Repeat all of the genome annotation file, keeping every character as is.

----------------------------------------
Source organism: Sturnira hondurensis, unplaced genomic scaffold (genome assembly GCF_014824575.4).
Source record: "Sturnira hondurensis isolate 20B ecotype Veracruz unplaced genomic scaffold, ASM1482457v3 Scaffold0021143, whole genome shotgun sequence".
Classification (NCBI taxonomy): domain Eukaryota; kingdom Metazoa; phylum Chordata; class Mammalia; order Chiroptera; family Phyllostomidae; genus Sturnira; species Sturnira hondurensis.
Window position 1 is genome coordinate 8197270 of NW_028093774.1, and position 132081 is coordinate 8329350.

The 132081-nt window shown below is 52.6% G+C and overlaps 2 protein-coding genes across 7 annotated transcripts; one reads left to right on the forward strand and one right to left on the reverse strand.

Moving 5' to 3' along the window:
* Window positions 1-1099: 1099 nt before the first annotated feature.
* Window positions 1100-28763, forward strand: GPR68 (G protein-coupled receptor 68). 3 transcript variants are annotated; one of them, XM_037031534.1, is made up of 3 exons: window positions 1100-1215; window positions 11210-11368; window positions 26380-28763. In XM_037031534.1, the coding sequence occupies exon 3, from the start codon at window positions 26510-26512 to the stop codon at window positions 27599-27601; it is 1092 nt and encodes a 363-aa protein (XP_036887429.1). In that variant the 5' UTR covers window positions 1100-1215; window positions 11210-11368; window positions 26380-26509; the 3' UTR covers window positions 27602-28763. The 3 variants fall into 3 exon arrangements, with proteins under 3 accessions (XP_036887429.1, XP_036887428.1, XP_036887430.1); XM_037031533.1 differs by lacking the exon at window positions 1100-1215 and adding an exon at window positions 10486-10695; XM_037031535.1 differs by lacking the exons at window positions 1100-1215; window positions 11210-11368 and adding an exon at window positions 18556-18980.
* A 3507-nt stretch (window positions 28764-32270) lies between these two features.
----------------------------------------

Source organism: Sturnira hondurensis, unplaced genomic scaffold (genome assembly GCF_014824575.4).
Source record: "Sturnira hondurensis isolate 20B ecotype Veracruz unplaced genomic scaffold, ASM1482457v3 Scaffold0021143, whole genome shotgun sequence".
Classification (NCBI taxonomy): domain Eukaryota; kingdom Metazoa; phylum Chordata; class Mammalia; order Chiroptera; family Phyllostomidae; genus Sturnira; species Sturnira hondurensis.
Window position 1 is genome coordinate 8197270 of NW_028093774.1, and position 132081 is coordinate 8329350.

The 132081-nt window shown below is 52.6% G+C and overlaps 2 protein-coding genes across 7 annotated transcripts; one reads left to right on the forward strand and one right to left on the reverse strand.

Moving 5' to 3' along the window:
* Window positions 1-1099: 1099 nt before the first annotated feature.
* Window positions 1100-28763, forward strand: GPR68 (G protein-coupled receptor 68). 3 transcript variants are annotated; one of them, XM_037031534.1, is made up of 3 exons: window positions 1100-1215; window positions 11210-11368; window positions 26380-28763. In XM_037031534.1, the coding sequence occupies exon 3, from the start codon at window positions 26510-26512 to the stop codon at window positions 27599-27601; it is 1092 nt and encodes a 363-aa protein (XP_036887429.1). In that variant the 5' UTR covers window positions 1100-1215; window positions 11210-11368; window positions 26380-26509; the 3' UTR covers window positions 27602-28763. The 3 variants fall into 3 exon arrangements, with proteins under 3 accessions (XP_036887429.1, XP_036887428.1, XP_036887430.1); XM_037031533.1 differs by lacking the exon at window positions 1100-1215 and adding an exon at window positions 10486-10695; XM_037031535.1 differs by lacking the exons at window positions 1100-1215; window positions 11210-11368 and adding an exon at window positions 18556-18980.
* A 3507-nt stretch (window positions 28764-32270) lies between these two features.